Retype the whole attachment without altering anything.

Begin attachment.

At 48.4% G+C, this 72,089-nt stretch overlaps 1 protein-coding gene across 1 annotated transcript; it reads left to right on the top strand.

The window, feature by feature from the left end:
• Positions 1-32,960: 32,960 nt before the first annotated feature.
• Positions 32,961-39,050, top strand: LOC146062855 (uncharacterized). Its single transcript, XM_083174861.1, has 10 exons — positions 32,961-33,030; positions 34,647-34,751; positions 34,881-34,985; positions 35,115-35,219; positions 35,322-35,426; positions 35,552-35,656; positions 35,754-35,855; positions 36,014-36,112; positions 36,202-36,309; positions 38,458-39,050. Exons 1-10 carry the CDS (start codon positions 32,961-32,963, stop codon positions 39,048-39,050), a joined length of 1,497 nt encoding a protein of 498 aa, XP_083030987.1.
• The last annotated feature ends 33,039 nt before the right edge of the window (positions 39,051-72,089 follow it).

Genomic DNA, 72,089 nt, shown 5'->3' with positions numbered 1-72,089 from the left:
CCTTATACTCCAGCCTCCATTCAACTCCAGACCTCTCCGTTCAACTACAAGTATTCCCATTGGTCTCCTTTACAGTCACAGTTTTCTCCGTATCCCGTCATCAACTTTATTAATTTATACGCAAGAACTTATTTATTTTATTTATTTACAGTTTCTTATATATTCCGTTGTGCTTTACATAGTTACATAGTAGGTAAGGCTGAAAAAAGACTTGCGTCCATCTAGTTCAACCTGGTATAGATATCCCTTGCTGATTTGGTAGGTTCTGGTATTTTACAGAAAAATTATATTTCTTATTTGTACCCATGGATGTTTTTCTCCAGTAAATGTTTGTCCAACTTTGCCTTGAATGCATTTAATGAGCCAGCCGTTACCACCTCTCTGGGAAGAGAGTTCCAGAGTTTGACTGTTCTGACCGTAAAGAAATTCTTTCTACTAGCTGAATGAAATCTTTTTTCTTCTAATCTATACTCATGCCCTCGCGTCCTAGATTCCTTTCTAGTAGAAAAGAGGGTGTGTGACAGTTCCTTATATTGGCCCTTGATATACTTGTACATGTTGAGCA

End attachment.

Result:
At 48.4% G+C, this 72,089-nt stretch overlaps 1 protein-coding gene across 1 annotated transcript; it reads left to right on the top strand.

The window, feature by feature from the left end:
• Positions 1-32,960: 32,960 nt before the first annotated feature.
• Positions 32,961-39,050, top strand: LOC146062855 (uncharacterized). Its single transcript, XM_083174861.1, has 10 exons — positions 32,961-33,030; positions 34,647-34,751; positions 34,881-34,985; positions 35,115-35,219; positions 35,322-35,426; positions 35,552-35,656; positions 35,754-35,855; positions 36,014-36,112; positions 36,202-36,309; positions 38,458-39,050. Exons 1-10 carry the CDS (start codon positions 32,961-32,963, stop codon positions 39,048-39,050), a joined length of 1,497 nt encoding a protein of 498 aa, XP_083030987.1.
• The last annotated feature ends 33,039 nt before the right edge of the window (positions 39,051-72,089 follow it).

Genomic DNA, 72,089 nt, shown 5'->3' with positions numbered 1-72,089 from the left:
CCTTATACTCCAGCCTCCATTCAACTCCAGACCTCTCCGTTCAACTACAAGTATTCCCATTGGTCTCCTTTACAGTCACAGTTTTCTCCGTATCCCGTCATCAACTTTATTAATTTATACGCAAGAACTTATTTATTTTATTTATTTACAGTTTCTTATATATTCCGTTGTGCTTTACATAGTTACATAGTAGGTAAGGCTGAAAAAAGACTTGCGTCCATCTAGTTCAACCTGGTATAGATATCCCTTGCTGATTTGGTAGGTTCTGGTATTTTACAGAAAAATTATATTTCTTATTTGTACCCATGGATGTTTTTCTCCAGTAAATGTTTGTCCAACTTTGCCTTGAATGCATTTAATGAGCCAGCCGTTACCACCTCTCTGGGAAGAGAGTTCCAGAGTTTGACTGTTCTGACCGTAAAGAAATTCTTTCTACTAGCTGAATGAAATCTTTTTTCTTCTAATCTATACTCATGCCCTCGCGTCCTAGATTCCTTTCTAGTAGAAAAGAGGGTGTGTGACAGTTCCTTATATTGGCCCTTGATATACTTGTACATGTTGAGCA